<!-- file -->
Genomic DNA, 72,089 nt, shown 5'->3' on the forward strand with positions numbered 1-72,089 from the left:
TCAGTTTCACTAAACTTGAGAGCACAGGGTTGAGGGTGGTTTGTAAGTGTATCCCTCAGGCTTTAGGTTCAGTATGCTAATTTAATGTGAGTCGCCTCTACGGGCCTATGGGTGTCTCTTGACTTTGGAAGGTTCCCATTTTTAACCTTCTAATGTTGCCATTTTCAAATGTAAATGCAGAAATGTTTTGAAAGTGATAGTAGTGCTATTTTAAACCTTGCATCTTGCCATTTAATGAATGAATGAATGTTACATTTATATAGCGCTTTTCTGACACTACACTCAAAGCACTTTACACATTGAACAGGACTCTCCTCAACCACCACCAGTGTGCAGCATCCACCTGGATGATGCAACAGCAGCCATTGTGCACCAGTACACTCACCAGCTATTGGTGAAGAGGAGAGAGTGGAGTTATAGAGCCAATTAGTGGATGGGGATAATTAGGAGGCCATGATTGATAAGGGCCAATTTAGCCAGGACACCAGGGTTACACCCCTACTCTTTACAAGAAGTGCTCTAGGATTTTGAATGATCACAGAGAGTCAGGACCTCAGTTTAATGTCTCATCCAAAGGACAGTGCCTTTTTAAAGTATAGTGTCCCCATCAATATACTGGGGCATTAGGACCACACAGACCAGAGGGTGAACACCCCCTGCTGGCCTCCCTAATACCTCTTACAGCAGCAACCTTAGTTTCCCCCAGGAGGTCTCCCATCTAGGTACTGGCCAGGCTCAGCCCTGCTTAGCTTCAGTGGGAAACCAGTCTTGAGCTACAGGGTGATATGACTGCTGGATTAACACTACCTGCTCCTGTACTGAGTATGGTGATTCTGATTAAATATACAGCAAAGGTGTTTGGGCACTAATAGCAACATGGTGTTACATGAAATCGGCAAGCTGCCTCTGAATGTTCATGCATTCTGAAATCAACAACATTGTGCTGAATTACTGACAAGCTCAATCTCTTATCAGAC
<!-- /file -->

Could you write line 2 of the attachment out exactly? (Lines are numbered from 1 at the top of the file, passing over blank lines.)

TCAGTTTCACTAAACTTGAGAGCACAGGGTTGAGGGTGGTTTGTAAGTGTATCCCTCAGGCTTTAGGTTCAGTATGCTAATTTAATGTGAGTCGCCTCTACGGGCCTATGGGTGTCTCTTGACTTTGGAAGGTTCCCATTTTTAACCTTCTAATGTTGCCATTTTCAAATGTAAATGCAGAAATGTTTTGAAAGTGATAGTAGTGCTATTTTAAACCTTGCATCTTGCCATTTAATGAATGAATGAATGTTACATTTATATAGCGCTTTTCTGACACTACACTCAAAGCACTTTACACATTGAACAGGACTCTCCTCAACCACCACCAGTGTGCAGCATCCACCTGGATGATGCAACAGCAGCCATTGTGCACCAGTACACTCACCAGCTATTGGTGAAGAGGAGAGAGTGGAGTTATAGAGCCAATTAGTGGATGGGGATAATTAGGAGGCCATGATTGATAAGGGCCAATTTAGCCAGGACACCAGGGTTACACCCCTACTCTTTACAAGAAGTGCTCTAGGATTTTGAATGATCACAGAGAGTCAGGACCTCAGTTTAATGTCTCATCCAAAGGACAGTGCCTTTTTAAAGTATAGTGTCCCCATCAATATACTGGGGCATTAGGACCACACAGACCAGAGGGTGAACACCCCCTGCTGGCCTCCCTAATACCTCTTACAGCAGCAACCTTAGTTTCCCCCAGGAGGTCTCCCATCTAGGTACTGGCCAGGCTCAGCCCTGCTTAGCTTCAGTGGGAAACCAGTCTTGAGCTACAGGGTGATATGACTGCTGGATTAACACTACCTGCTCCTGTACTGAGTATGGTGATTCTGATTAAATATACAGCAAAGGTGTTTGGGCACTAATAGCAACATGGTGTTACATGAAATCGGCAAGCTGCCTCTGAATGTTCATGCATTCTGAAATCAACAACATTGTGCTGAATTACTGACAAGCTCAATCTCTTATCAGAC